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Hartford Courant: Larson, Courtney Hail Year-end Tax Bill As Compromise

December 17, 2015
In The News

U.S. Representatives John B. Larson and Joe Courtney are hailing the passage of a major tax bill that helps companies in Connecticut, as well as the poor.

The so-called tax extender package was passed by the U.S. House of Representatives by a wide margin Thursday, and it still requires approval by the Senate and President Barack Obama.

But Larson said it was a key step forward at a time when many bills are bottled up in the often-complicated ways of Washington, D.C.

"It's progress, as opposed to gridlock,'' Larson said in a telephone interview from the U.S. Capitol. "While it's not the way I would have written the bill and it doesn't have everything I'd like in it ... it does contain some incredibly vital things. ... These are big steps, big compromises, and should help the overall economy and the Connecticut economy.''

One of the big items is the permanent extension of the research and development tax credit, which would help companies such as Farmington-based United Technologies Corp. and General Dynamics, which builds submarines in Groton. Another major research company is General Electric, which has threatened to move its longtime headquarters out of Fairfield and expects to have a decision by year's end.

"R&D tax credits have the ability to pay for themselves,'' Larson said. "In my backyard with UTRC and Jackson Labs and all the places, this will be a huge plus for the state of Connecticut.''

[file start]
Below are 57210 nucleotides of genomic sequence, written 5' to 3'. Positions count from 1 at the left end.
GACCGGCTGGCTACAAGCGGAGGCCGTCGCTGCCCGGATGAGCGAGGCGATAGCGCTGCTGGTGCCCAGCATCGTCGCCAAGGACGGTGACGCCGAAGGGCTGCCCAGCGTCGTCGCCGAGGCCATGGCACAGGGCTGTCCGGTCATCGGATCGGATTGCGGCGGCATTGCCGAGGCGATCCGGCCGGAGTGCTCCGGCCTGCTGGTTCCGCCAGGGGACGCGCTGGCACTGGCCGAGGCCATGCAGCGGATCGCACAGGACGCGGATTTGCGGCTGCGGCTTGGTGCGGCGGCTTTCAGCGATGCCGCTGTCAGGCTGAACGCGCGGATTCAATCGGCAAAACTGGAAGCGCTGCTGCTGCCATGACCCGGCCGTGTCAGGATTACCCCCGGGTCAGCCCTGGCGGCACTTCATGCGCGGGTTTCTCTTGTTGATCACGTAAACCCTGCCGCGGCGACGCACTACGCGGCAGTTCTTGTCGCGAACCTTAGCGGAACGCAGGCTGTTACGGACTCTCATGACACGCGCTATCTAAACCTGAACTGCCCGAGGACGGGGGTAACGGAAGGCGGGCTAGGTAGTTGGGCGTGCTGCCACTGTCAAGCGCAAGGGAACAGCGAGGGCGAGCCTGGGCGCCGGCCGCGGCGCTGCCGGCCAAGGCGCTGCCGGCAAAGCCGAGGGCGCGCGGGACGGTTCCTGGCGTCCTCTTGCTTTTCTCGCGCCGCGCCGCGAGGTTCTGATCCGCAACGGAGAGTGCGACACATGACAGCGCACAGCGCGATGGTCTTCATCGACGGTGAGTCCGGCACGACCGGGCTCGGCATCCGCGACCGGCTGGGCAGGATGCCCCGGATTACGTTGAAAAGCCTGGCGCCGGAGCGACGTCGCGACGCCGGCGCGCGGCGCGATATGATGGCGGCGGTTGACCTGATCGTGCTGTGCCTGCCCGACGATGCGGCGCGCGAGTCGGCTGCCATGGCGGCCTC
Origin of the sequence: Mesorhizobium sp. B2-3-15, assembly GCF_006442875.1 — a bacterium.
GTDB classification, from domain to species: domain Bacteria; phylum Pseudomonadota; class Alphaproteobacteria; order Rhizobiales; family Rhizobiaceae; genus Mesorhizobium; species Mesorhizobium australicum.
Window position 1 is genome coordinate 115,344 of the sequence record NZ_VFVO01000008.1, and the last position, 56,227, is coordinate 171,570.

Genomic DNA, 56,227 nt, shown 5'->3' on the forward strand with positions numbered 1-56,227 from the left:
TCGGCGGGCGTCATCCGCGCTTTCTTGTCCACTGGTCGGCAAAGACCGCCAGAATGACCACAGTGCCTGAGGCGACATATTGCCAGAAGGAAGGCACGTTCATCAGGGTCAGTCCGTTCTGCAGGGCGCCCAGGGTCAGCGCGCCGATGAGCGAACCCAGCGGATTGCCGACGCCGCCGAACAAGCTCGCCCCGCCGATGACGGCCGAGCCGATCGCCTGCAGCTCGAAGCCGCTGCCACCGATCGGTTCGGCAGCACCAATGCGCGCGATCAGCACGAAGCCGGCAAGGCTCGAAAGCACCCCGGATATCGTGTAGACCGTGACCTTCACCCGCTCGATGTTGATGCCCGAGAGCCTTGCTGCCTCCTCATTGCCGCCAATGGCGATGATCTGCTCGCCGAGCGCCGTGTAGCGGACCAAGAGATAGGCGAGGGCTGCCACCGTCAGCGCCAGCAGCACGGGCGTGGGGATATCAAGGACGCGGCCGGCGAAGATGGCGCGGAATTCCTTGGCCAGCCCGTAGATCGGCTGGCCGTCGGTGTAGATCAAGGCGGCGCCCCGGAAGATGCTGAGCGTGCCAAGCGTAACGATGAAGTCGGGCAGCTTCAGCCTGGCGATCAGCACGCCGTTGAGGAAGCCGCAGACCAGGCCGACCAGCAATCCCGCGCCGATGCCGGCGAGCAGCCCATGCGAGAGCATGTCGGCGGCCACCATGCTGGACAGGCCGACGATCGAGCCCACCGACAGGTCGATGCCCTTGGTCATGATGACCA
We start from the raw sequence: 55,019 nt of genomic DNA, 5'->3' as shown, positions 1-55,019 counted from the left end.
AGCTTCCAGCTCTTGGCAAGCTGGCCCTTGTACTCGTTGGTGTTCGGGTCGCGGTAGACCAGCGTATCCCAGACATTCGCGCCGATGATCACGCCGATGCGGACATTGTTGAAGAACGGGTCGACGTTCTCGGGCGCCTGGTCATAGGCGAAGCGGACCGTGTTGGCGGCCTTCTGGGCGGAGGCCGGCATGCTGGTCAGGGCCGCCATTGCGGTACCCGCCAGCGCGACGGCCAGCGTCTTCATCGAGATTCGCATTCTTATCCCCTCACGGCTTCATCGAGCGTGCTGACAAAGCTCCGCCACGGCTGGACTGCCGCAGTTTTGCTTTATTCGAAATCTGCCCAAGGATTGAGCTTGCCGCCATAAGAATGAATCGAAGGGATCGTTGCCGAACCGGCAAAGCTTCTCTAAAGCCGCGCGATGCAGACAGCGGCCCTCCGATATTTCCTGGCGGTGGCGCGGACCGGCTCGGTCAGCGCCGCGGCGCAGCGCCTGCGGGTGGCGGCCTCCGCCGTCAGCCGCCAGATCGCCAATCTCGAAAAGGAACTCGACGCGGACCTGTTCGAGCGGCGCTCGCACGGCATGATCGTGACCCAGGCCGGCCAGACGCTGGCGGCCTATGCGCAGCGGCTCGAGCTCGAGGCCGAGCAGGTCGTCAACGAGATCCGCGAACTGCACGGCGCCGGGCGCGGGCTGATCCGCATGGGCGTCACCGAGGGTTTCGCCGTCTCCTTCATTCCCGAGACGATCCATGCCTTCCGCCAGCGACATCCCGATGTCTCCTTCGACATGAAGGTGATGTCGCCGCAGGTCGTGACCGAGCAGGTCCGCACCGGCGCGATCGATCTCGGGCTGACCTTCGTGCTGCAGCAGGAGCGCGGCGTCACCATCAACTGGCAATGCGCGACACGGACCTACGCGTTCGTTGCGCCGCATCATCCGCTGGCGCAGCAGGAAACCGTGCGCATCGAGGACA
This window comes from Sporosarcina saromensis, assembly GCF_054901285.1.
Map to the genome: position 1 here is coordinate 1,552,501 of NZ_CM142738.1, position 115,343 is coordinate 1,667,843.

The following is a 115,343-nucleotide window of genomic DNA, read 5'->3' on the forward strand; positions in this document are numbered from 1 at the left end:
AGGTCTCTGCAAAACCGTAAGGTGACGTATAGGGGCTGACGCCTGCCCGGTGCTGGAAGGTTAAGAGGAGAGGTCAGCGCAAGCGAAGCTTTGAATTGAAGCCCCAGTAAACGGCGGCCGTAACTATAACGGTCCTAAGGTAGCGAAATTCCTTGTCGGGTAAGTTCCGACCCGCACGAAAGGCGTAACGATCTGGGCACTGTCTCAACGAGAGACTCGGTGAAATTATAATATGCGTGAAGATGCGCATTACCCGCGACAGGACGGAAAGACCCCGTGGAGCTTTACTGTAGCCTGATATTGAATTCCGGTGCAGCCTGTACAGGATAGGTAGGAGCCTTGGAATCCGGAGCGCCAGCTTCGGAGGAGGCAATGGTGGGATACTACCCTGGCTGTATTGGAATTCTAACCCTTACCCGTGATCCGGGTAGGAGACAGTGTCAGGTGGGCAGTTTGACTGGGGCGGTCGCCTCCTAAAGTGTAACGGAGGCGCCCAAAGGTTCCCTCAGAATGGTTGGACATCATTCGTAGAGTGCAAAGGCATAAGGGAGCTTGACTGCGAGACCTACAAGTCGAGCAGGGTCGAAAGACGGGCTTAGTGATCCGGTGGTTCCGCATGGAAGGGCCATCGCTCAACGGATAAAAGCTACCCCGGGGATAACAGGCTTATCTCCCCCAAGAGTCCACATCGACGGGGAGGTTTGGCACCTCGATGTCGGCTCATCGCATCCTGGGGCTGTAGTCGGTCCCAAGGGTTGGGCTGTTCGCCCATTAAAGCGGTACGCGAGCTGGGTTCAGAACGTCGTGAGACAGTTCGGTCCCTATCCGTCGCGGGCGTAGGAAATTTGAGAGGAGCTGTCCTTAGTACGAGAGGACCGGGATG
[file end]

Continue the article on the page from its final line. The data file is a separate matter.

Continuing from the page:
In the battle over the legislation, items such as giving Puerto Rico the ability to restructure its debt were taken out of the bill in the final version.

Larson and Courtney were joined by fellow Connecticut Democrats Elizabeth Esty and Rosa DeLauro in voting for a tax package that was sharply opposed by House Minority Leader Nancy Pelosi and Democratic whip Steny Hoyer. Greenwich Democrat Jim Himes voted against the measure in the 318-109 vote.

Other major items in the bill were the preservation of billions of dollars for the Child Tax Credit and the federal Earned Income Tax Credit.

"The key thing to both of these is these were going to lapse,'' Larson said. "The issues were all going to lapse. They would all go off the books.''

Courtney said the end-of-year tax provisions were important.

“I am pleased that the Congress was able to reach an acceptable bipartisan compromise today to extend a number of tax provisions important to low and middle-income Americans, as well as the small businesses that drive our economy,” said Courtney. “The agreement today makes permanent the Earned Income Tax Credit and the Child Tax Credit which were set to expire in 2017 had we not acted, as well as the Research and Development credit which is critical to many cutting-edge industries and small-startups across the country and in Connecticut.''

He added, "I was particularly pleased that the mortgage debt forgiveness provision, which is a critical tool to keep the Connecticut real estate market moving forward, was extended for two years. While not a perfect compromise, it should provide some much needed stability and confidence for our economy as we head into the New Year.”

The Senate could act on the package as early as Friday.